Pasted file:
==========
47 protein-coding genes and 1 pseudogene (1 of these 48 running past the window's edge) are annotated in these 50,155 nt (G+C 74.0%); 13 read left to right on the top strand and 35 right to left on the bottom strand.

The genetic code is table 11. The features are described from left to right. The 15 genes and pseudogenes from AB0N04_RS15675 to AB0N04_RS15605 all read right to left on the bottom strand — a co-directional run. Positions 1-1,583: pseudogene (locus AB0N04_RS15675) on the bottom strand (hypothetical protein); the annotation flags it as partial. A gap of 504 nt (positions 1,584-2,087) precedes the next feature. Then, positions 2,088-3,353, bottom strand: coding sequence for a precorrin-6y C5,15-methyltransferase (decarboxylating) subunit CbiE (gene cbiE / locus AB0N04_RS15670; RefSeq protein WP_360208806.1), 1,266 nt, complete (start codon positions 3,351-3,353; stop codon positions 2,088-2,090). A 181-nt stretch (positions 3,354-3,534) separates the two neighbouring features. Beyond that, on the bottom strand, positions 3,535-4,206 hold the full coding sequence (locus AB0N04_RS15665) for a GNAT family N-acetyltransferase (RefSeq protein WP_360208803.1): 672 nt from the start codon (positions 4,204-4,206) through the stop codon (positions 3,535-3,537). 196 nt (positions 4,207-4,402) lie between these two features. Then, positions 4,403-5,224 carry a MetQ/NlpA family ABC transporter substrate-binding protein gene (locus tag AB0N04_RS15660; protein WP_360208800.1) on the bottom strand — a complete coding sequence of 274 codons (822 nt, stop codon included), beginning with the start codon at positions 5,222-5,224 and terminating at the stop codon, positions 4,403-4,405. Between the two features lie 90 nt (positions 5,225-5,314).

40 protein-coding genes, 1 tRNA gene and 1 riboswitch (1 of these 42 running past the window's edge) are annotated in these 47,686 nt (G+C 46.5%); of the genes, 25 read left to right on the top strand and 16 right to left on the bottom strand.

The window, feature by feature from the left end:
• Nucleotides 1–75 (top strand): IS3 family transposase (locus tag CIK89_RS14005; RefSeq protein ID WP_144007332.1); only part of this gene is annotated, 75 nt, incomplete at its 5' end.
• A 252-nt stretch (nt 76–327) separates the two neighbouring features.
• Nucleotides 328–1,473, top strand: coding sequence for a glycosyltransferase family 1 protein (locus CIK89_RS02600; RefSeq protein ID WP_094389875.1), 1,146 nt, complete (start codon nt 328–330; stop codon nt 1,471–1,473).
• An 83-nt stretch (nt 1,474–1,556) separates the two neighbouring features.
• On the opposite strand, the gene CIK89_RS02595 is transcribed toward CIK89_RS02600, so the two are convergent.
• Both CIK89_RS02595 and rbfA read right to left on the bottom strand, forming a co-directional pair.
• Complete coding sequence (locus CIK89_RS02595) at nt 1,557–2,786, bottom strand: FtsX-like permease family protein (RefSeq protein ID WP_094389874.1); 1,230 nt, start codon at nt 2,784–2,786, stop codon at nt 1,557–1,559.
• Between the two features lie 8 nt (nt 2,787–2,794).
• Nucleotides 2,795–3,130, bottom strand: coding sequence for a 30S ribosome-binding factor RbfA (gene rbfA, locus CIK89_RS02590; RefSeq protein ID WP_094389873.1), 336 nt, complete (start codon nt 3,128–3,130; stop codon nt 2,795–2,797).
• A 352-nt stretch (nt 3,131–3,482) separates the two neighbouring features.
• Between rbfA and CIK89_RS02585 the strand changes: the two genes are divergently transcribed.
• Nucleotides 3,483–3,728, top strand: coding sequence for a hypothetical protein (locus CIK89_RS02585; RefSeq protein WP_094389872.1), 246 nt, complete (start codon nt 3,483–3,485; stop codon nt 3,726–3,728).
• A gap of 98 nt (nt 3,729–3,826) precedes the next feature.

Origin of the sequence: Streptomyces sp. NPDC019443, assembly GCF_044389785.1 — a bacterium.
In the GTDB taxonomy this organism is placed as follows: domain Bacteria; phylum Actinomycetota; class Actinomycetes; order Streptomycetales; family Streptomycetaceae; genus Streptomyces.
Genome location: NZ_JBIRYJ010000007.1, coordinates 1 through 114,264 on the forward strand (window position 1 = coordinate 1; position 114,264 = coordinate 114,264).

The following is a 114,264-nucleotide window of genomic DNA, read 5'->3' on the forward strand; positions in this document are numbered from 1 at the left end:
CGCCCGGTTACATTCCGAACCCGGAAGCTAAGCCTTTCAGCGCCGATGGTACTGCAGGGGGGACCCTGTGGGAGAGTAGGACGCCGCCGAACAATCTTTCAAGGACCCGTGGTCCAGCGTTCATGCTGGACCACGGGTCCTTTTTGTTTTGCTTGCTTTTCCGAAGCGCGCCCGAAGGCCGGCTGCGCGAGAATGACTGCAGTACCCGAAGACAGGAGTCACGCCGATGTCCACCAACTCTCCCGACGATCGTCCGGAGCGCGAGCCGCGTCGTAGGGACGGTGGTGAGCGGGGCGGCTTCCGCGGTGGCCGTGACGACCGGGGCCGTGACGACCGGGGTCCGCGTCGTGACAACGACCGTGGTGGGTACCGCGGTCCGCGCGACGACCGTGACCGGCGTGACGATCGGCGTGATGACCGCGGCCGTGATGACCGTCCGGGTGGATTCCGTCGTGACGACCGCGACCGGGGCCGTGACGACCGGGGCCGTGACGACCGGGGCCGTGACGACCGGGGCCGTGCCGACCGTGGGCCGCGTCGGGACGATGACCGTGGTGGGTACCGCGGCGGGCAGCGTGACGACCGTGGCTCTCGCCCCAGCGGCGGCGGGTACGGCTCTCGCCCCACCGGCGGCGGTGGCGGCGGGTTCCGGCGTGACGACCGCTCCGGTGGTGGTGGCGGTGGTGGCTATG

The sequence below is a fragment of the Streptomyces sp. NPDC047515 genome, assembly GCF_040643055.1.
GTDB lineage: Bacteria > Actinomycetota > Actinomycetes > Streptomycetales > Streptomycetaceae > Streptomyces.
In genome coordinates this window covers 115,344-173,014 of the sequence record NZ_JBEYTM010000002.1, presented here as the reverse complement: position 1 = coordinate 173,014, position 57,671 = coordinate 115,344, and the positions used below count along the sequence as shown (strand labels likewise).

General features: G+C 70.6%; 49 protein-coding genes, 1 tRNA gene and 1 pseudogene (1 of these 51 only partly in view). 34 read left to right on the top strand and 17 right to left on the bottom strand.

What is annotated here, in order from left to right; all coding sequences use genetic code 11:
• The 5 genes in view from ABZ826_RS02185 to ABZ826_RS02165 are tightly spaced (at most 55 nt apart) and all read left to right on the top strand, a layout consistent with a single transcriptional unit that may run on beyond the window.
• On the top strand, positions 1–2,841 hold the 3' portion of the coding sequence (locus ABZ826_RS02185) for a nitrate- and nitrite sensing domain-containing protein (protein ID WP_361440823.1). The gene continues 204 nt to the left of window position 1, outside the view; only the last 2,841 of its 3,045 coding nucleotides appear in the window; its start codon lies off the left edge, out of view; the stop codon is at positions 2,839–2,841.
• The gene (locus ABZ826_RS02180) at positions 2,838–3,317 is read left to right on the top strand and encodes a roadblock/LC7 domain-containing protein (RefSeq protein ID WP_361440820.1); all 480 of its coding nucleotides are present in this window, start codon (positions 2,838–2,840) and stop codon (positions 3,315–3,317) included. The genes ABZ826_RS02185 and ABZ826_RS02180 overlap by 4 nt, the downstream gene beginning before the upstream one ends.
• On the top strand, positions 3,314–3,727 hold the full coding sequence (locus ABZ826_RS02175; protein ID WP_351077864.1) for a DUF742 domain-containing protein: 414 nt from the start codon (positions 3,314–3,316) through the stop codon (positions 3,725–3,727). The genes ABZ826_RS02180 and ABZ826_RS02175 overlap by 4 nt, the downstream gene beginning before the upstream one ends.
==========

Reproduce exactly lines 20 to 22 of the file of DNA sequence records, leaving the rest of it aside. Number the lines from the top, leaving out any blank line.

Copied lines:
Genome location: NZ_JBIRYJ010000007.1, coordinates 1 through 114,264 on the forward strand (window position 1 = coordinate 1; position 114,264 = coordinate 114,264).

The following is a 114,264-nucleotide window of genomic DNA, read 5'->3' on the forward strand; positions in this document are numbered from 1 at the left end:
CGCCCGGTTACATTCCGAACCCGGAAGCTAAGCCTTTCAGCGCCGATGGTACTGCAGGGGGGACCCTGTGGGAGAGTAGGACGCCGCCGAACAATCTTTCAAGGACCCGTGGTCCAGCGTTCATGCTGGACCACGGGTCCTTTTTGTTTTGCTTGCTTTTCCGAAGCGCGCCCGAAGGCCGGCTGCGCGAGAATGACTGCAGTACCCGAAGACAGGAGTCACGCCGATGTCCACCAACTCTCCCGACGATCGTCCGGAGCGCGAGCCGCGTCGTAGGGACGGTGGTGAGCGGGGCGGCTTCCGCGGTGGCCGTGACGACCGGGGCCGTGACGACCGGGGTCCGCGTCGTGACAACGACCGTGGTGGGTACCGCGGTCCGCGCGACGACCGTGACCGGCGTGACGATCGGCGTGATGACCGCGGCCGTGATGACCGTCCGGGTGGATTCCGTCGTGACGACCGCGACCGGGGCCGTGACGACCGGGGCCGTGACGACCGGGGCCGTGACGACCGGGGCCGTGCCGACCGTGGGCCGCGTCGGGACGATGACCGTGGTGGGTACCGCGGCGGGCAGCGTGACGACCGTGGCTCTCGCCCCAGCGGCGGCGGGTACGGCTCTCGCCCCACCGGCGGCGGTGGCGGCGGGTTCCGGCGTGACGACCGCTCCGGTGGTGGTGGCGGTGGTGGCTATG